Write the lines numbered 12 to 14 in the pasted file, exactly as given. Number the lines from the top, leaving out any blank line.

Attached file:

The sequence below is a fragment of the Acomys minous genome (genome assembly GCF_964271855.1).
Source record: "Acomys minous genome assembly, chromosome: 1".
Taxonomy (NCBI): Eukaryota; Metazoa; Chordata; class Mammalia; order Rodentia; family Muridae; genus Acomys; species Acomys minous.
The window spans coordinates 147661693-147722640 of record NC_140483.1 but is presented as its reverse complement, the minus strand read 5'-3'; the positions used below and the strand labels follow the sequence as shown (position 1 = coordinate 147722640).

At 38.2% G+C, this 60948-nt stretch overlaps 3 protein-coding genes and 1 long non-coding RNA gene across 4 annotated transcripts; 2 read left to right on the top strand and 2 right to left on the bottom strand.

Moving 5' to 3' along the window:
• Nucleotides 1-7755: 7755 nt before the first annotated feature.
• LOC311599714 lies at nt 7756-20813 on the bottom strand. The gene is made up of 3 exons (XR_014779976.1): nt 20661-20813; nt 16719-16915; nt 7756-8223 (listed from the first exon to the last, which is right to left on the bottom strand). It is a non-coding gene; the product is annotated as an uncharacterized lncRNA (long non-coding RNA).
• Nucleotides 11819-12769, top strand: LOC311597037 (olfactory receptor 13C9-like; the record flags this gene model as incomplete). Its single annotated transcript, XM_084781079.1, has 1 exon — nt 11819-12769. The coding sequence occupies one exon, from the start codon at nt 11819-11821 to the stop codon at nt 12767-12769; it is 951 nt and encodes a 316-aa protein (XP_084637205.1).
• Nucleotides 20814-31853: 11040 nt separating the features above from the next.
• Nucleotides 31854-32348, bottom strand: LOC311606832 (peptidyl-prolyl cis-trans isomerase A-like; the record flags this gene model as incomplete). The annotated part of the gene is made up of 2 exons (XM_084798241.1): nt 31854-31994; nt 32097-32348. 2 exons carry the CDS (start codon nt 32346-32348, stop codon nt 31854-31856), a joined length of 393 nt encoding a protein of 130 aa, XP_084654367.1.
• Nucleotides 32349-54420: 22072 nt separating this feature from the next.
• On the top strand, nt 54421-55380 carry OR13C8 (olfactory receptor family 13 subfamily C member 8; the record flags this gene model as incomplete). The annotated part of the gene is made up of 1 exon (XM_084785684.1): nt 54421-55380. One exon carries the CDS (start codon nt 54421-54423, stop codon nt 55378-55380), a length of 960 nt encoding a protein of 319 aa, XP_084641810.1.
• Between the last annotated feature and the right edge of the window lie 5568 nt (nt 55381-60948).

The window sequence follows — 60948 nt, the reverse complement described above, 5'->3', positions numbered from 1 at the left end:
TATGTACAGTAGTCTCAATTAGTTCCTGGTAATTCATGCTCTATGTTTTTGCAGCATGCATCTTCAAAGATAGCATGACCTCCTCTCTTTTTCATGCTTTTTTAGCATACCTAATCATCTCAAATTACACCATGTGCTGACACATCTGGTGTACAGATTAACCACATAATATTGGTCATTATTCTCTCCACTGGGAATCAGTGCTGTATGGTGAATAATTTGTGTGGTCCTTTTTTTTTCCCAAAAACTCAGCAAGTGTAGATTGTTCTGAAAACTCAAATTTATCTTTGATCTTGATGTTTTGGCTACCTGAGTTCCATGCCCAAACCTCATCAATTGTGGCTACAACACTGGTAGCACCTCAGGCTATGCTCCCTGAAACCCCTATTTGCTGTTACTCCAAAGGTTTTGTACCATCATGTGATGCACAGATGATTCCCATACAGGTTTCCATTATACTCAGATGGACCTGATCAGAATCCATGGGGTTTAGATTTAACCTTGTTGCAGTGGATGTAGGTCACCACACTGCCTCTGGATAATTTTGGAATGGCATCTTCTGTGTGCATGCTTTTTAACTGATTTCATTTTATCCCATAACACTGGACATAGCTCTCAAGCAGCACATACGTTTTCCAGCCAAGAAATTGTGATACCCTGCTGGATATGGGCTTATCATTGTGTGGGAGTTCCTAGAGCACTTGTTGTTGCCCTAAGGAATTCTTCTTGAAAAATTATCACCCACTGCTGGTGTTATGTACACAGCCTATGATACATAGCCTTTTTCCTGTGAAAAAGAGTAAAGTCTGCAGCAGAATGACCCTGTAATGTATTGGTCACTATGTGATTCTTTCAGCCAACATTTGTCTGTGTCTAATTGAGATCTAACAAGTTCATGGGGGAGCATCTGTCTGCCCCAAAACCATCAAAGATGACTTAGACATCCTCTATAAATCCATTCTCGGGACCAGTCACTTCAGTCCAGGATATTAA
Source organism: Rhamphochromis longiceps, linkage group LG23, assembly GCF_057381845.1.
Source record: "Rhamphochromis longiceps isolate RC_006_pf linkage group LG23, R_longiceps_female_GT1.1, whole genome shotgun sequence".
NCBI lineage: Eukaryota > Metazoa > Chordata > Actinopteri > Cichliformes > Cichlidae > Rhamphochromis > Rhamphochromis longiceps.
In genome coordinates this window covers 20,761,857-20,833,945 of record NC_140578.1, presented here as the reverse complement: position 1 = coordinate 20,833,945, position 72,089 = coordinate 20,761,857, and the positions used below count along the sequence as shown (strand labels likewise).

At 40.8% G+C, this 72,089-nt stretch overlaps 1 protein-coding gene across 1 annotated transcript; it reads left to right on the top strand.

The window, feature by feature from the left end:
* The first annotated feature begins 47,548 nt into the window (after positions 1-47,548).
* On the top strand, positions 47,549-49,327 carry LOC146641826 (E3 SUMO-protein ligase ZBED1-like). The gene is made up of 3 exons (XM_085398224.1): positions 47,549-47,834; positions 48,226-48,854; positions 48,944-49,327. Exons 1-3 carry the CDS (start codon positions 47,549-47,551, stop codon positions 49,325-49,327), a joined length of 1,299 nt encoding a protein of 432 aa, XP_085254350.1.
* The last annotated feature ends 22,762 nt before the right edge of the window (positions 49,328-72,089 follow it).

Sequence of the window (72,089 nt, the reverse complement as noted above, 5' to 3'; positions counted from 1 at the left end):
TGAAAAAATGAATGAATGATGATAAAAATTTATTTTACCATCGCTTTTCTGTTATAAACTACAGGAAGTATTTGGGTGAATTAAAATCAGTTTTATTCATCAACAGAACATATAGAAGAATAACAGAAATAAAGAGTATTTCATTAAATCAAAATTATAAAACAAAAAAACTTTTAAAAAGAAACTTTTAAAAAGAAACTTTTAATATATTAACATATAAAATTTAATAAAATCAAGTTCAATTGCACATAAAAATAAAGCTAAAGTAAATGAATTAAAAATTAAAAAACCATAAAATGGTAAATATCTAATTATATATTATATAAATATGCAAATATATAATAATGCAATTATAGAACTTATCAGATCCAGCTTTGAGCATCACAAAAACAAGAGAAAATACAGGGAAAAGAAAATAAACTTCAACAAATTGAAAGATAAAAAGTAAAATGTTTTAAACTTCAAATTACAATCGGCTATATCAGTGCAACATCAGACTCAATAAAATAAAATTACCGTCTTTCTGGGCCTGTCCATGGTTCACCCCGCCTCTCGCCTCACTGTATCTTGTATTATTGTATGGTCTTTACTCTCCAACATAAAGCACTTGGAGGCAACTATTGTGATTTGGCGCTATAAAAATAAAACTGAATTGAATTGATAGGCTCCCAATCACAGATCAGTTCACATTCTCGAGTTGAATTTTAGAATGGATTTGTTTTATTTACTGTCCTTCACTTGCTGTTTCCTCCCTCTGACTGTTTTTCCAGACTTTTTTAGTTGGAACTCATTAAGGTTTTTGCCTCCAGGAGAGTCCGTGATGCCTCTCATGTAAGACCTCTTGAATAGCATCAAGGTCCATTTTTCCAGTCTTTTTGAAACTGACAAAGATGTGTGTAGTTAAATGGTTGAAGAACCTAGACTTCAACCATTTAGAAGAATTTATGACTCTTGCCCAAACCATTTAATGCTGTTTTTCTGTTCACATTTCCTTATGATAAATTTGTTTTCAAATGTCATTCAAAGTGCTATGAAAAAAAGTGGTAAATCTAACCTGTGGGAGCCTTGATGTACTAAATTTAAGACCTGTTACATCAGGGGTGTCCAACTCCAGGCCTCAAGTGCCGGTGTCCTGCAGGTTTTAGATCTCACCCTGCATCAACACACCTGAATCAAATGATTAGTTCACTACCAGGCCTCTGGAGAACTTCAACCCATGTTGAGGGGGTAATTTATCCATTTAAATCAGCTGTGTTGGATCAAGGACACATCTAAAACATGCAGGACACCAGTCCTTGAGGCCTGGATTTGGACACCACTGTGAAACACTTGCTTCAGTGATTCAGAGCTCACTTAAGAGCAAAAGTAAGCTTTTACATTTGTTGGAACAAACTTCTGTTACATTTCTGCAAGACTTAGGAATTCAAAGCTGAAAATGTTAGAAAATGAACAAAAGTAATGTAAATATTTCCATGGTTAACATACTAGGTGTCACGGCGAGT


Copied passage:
• Nucleotides 32349-54420: 22072 nt separating this feature from the next.
• On the top strand, nt 54421-55380 carry OR13C8 (olfactory receptor family 13 subfamily C member 8; the record flags this gene model as incomplete). The annotated part of the gene is made up of 1 exon (XM_084785684.1): nt 54421-55380. One exon carries the CDS (start codon nt 54421-54423, stop codon nt 55378-55380), a length of 960 nt encoding a protein of 319 aa, XP_084641810.1.
• Between the last annotated feature and the right edge of the window lie 5568 nt (nt 55381-60948).